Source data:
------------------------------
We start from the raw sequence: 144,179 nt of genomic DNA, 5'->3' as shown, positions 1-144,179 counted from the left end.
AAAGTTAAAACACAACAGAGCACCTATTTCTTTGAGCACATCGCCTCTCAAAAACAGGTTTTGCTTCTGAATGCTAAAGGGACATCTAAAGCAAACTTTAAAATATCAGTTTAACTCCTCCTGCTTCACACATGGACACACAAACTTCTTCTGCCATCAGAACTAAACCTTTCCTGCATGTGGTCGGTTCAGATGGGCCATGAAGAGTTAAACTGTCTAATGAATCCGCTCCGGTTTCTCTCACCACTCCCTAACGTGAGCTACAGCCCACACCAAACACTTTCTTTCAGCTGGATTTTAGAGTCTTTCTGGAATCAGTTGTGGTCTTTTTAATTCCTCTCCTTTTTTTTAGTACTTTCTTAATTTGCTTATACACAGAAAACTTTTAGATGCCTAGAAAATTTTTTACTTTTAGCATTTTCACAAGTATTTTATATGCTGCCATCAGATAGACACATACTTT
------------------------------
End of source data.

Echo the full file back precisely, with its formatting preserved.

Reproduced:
We start from the raw sequence: 144,179 nt of genomic DNA, 5'->3' as shown, positions 1-144,179 counted from the left end.
AAAGTTAAAACACAACAGAGCACCTATTTCTTTGAGCACATCGCCTCTCAAAAACAGGTTTTGCTTCTGAATGCTAAAGGGACATCTAAAGCAAACTTTAAAATATCAGTTTAACTCCTCCTGCTTCACACATGGACACACAAACTTCTTCTGCCATCAGAACTAAACCTTTCCTGCATGTGGTCGGTTCAGATGGGCCATGAAGAGTTAAACTGTCTAATGAATCCGCTCCGGTTTCTCTCACCACTCCCTAACGTGAGCTACAGCCCACACCAAACACTTTCTTTCAGCTGGATTTTAGAGTCTTTCTGGAATCAGTTGTGGTCTTTTTAATTCCTCTCCTTTTTTTTAGTACTTTCTTAATTTGCTTATACACAGAAAACTTTTAGATGCCTAGAAAATTTTTTACTTTTAGCATTTTCACAAGTATTTTATATGCTGCCATCAGATAGACACATACTTT